At present there is no settled legal position on the status of uncrewed vessels as “warships”. So how different states use them will be instrumental in forming a more solid position in international law.
Arguably, an expansive, evolutionary approach to interpreting the convention in light of modern advancements, and the purpose of Article 29, could allow an uncrewed vessel to be regarded as a “warship” to ensure a state’s accountability for its actions. This is precisely the view taken by the UK Ministry of Defence in a submission to the House of Lords in November 2021. On the question of whether UNCLOS is “fit for purpose” in the 21st century, it said that Article 29 confirms that:
State responsibility for the actions of warships and requires that the state have an accountable system of discipline to control the actions of those who operate them. Uncrewed vessels should be incorporated into this regime to regulate their proper use. This would be best achieved by an acceptance that Article 29 applies to state operated military uncrewed vessels.
The House of Lords, in its report on UNCLOS: the law of the sea in the 21st century, noted the “absence of international regulation” on the question of “whether maritime autonomous vehicles can be classified as warships or not” and the need to “work with like-minded partners to regulate these technologies”. Effectively leaving the question open until further international practice, opinion and consensus builds up.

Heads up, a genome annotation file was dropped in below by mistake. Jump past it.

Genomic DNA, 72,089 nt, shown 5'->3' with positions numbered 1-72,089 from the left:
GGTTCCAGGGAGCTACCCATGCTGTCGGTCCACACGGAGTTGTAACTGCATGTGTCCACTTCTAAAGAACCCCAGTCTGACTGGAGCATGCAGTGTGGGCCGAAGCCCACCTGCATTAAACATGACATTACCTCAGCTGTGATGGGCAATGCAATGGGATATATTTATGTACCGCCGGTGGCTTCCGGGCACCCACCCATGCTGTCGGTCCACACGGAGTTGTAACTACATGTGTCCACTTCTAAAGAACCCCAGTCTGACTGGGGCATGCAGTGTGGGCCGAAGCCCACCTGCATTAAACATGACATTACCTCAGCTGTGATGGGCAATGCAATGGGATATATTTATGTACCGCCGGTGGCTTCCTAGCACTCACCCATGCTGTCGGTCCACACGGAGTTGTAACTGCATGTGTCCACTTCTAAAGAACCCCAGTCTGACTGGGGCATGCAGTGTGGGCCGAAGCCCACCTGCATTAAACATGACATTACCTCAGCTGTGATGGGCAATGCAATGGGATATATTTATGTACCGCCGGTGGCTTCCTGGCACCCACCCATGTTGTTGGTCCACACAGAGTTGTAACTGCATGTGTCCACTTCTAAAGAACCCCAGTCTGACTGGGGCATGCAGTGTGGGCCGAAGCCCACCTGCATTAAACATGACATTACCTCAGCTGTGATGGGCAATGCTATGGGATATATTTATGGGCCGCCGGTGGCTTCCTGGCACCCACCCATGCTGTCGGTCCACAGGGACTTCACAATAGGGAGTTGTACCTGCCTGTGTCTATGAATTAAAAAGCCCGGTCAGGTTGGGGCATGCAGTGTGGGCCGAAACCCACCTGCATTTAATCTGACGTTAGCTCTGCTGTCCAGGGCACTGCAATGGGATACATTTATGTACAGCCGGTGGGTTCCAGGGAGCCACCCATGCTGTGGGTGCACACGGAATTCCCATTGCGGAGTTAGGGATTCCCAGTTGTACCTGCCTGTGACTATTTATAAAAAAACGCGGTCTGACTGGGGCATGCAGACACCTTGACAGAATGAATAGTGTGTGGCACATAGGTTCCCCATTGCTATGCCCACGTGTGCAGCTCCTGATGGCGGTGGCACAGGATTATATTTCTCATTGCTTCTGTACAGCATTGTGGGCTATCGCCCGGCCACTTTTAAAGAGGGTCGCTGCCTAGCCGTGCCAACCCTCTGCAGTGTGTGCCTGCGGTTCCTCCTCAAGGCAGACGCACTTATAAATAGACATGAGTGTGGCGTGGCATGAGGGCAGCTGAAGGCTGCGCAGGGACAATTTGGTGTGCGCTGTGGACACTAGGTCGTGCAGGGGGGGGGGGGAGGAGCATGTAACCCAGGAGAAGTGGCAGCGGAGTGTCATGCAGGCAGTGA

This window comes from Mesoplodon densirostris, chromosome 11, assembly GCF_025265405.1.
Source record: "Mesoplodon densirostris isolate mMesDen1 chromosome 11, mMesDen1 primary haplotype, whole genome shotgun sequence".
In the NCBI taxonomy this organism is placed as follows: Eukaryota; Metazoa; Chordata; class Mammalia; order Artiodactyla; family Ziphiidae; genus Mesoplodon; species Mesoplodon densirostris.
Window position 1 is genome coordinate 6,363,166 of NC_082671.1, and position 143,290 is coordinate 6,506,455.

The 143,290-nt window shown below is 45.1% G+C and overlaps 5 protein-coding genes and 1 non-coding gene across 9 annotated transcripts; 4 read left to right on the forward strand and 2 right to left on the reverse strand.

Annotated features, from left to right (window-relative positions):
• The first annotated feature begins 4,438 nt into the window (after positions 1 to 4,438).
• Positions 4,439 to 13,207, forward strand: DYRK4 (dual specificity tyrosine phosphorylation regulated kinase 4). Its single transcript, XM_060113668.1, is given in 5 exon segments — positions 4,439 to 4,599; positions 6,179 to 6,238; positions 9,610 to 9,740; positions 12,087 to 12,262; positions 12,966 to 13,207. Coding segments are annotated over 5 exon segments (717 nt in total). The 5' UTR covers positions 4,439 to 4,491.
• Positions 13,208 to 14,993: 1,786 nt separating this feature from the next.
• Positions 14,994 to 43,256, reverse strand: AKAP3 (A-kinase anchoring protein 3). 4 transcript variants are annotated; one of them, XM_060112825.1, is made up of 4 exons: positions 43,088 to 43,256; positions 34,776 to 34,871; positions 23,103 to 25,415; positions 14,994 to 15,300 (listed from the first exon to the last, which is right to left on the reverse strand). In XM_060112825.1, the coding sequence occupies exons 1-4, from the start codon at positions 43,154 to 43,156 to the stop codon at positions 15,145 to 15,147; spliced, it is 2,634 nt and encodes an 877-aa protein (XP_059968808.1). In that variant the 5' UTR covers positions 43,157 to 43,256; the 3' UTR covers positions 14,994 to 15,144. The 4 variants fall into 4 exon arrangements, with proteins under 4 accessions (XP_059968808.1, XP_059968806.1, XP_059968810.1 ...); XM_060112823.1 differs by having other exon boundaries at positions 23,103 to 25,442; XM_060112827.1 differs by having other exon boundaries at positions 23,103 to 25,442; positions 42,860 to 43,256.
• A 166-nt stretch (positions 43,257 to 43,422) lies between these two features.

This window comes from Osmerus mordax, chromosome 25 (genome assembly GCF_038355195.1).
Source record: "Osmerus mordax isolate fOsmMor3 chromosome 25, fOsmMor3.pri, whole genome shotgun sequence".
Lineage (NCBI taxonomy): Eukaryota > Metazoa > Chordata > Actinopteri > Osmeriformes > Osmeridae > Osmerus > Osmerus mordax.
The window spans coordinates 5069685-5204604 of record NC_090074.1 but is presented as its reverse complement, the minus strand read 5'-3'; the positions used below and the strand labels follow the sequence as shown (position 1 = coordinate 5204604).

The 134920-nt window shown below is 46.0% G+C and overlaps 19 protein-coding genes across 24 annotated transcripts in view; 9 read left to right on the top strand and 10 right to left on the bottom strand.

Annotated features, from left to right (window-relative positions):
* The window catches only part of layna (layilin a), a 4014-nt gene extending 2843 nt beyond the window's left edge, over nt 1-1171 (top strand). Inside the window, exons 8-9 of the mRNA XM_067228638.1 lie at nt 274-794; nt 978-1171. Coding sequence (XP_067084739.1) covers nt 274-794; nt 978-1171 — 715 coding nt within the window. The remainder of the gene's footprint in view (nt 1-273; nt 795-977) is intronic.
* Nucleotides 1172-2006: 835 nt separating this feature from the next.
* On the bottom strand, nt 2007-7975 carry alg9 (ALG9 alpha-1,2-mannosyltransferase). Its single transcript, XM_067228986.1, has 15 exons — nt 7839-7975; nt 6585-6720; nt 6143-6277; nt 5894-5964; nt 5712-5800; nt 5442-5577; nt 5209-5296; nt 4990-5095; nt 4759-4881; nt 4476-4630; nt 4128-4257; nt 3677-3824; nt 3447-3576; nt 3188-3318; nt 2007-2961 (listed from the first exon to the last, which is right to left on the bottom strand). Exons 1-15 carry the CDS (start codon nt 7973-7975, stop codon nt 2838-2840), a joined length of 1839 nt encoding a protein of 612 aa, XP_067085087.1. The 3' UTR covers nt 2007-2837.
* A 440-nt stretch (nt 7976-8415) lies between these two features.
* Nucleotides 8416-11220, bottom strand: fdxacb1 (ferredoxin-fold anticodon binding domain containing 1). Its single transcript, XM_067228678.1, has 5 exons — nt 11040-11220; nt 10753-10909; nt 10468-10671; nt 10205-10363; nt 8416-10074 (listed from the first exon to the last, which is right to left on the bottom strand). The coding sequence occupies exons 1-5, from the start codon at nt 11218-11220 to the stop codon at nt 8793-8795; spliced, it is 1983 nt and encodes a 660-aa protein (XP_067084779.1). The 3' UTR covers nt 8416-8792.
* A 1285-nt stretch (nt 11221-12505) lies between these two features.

The rapidly evolving technology means that the pace of naval conflict will continue to increase. Swarms of networked drones, equipped with AI will give significant speed and lethal advantages to those forces that use them. This will make human “in-the-loop” decision-making increasingly redundant – and even disadvantageous in future conflicts.
But there are significant cyber-security concerns and questions about the reliability and timeliness of human oversight of autonomous systems operating hundreds of nautical miles – possibly underwater – away from human oversight or control. Further, the UK’s commitment to the ethical and legal use of autonomous systems does in no way guarantee that rivals, enemies, or even allies, will show the same restraint – especially in times of war.
The international debate over lethal autonomous weapons systems (LAWS) and calls for a convention to ban them are relevant in this context. An issue of this importance needs to be subject to a public debate and parliament, as a representative of the people, needs to determine their legality and use.
This article is republished from The Conversation under a Creative Commons license. Read the original article.
Adam James Fenton receives funding from the European Union's Horizon 2020 Research and Innovation programme under the Marie Sklodowska-Curie grant agreement No 101029232.